One of the problems any automaker with numerous brands faces is, “How can we differentiate these brands, while still having economies of scale?” That brings us to a pair of Italian sports-car brands which overlap in price: Alfa Romeo and Maserati.

alfa romeos in the rain

Brand leader Tim Kuniskis said, at a recent event, that Alfa is the “purest” sports car brand in the industry, while Maserati is the ultimate grand touring car.

A Dodge Hellcat may straight-line with brutal force and incidentally handle curves well, the epitomy of modern muscle; and a Maserati may fly down the highway, but also handle the track and city well; but the Alfa Romeo will be the car that demands your attention, seeks ever-tighter curves, and asks to be taken to the autocross with every drive. Each brand has a car in the $70,000 range, but the three are completely different in tuning and attitude.


The Alfa Romeo Giulia is a “driver’s car,” with tight-verging-on-twitchy steering that responded instantly to any inputs; the Stelvio crossover was less intense, in my opinion, but still tight and responsive. The driver’s seats were a little tight, but comfortable and supportive; I had no problem getting into or out of the Giulia and Stelvio. The paddle shifters were considerably larger than those in Dodges and Chryslers, for greater accessibility when swerving around a track.

alfa romeo giulia interior

Both Giulia (standard version, not Quadrifoglio) were fun on the short slalom, in both “D” (dynamic) and “N” (natural or normal) modes. They were also very controllable. Driving through Pontiac was easy, but they asked for a little more attention than ordinary cars, and made a subtle urge to take the turns faster.

My only gripe in my short time driving these cars are the “monostable” controls popularized by the Germans; you move a control and it springs back to the original position instead of staying where you put it, afflicting the shifter, rheostat, and turn signal. Perhaps the idea is to make them less distracting during high speed maneuvers, though it’s probably just staying in line with Audi and BMW; either way, I’d rather go old school.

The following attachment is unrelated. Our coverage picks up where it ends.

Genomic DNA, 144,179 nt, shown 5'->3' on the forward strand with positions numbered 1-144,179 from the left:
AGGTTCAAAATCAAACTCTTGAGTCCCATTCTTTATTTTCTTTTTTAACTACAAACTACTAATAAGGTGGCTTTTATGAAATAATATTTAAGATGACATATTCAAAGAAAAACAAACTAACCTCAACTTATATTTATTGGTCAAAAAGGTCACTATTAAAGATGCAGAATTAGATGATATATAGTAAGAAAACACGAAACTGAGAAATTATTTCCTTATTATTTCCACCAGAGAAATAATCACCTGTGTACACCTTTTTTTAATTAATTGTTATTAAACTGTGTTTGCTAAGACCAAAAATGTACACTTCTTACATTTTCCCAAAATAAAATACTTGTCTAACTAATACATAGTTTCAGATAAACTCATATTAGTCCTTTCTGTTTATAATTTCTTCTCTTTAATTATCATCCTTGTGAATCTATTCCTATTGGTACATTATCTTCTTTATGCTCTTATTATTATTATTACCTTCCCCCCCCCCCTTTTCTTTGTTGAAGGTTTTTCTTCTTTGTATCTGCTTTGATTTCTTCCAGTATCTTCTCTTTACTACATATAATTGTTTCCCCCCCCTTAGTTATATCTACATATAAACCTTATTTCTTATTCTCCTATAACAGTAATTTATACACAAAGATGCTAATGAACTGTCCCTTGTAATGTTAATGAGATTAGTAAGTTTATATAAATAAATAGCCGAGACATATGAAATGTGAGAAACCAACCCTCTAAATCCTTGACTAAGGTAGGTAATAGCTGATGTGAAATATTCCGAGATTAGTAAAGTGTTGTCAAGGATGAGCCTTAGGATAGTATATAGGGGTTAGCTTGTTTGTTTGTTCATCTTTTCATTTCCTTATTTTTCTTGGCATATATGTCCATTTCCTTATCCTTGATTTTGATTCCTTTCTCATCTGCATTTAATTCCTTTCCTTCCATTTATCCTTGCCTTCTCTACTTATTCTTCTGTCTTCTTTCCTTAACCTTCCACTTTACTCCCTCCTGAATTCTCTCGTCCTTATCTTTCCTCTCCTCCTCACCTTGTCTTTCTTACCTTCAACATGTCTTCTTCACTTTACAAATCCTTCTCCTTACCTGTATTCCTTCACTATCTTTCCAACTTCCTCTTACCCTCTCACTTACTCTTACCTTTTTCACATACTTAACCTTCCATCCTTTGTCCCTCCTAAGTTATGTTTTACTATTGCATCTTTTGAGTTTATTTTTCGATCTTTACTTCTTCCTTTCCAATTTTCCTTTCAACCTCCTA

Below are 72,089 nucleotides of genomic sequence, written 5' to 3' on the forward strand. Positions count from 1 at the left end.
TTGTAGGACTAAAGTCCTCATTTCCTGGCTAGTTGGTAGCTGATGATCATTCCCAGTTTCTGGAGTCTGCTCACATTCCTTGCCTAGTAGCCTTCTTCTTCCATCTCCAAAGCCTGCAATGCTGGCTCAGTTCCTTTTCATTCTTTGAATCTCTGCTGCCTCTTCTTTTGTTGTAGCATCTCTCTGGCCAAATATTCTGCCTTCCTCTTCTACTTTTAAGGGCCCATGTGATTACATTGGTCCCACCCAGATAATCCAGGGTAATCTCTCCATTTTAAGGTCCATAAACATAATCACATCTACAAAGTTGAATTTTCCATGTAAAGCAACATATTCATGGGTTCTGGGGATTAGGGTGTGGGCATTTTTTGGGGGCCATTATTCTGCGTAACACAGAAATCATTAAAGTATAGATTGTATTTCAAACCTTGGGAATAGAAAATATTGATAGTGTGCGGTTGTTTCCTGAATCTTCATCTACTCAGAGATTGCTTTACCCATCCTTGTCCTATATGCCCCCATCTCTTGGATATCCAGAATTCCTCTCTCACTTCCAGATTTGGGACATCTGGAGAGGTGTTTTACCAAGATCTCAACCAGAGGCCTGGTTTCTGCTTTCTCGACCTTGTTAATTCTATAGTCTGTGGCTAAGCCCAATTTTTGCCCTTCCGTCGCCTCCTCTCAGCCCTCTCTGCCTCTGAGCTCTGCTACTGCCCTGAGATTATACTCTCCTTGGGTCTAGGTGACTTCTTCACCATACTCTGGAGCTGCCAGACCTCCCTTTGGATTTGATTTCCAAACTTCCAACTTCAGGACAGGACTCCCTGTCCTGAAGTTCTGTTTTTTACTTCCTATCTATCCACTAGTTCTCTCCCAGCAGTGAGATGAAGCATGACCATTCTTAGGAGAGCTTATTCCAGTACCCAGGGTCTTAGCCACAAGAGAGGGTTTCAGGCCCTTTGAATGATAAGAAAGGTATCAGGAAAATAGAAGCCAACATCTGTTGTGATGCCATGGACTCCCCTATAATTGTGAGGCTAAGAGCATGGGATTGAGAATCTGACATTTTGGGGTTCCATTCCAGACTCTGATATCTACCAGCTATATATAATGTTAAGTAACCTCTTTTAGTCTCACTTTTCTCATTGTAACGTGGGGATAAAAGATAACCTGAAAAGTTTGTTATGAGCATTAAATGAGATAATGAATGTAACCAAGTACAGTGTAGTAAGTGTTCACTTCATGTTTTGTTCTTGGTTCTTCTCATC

Regardless, when I got out of the Alfa Romeo, I realized why people make a fuss over these things: it’s all about the driving. Alfas feel at home on the track, street, and autocross alike. Driving a Giulia and Stelvio through Pontiac was easy and pleasant; but once I got off the city streets, my respect for the Alfa Romeo chassis soared.

giulia steering wheel

The Giulia Quadrifoglio, a serious high-performance sedan topping the Alfa Romeo line, is a surprisingly high performer. To me, it seemed harder to handle for an amateur (which I am, on the track), but undoubtedly much faster; I had a few moments on the wet track when I started to slide, and letting off the gas pedal brought instant stability.

alfa romeo stelvio at the track

Part of my impression may have been colored by driving the Quadriflogio much faster than the Stelvio; it does 0-60 in 3.6 seconds, pushed by a responsive 530 twin-turbo engine. In addition, the Stelvio has all wheel drive, helpful on a wet track. Mainly, I suspect, the Quadrifoglio is an all-out performance car.

Across the three cars — Giulia, Giulia Quadrifoglio, and Stelvio — there was a common feel and competency. They were all designed around a common core for thrilling and enthusiastic driving; they set themselves apart from Dodge’s muscle and Maserati’s grand touring quite easily, taking the lead from the manual-steering, lightweight 4C roadster.

Tim Kuniskis said that the strategy for Maserati and Alfa Romeo was laid down years ago, before the cars started their design phase. That seemed clear. What’s more, if you’re expecting the Giulia or Stelvio to be the shape of Dodges or Chryslers to come — they aren’t. They are the first new Alfa Romeos, and Dodge’s cars, even if they share key dimensions or architectures, won’t feel the same. That’s a good thing; having three overlapping brands with similar tuning doesn’t help anyone.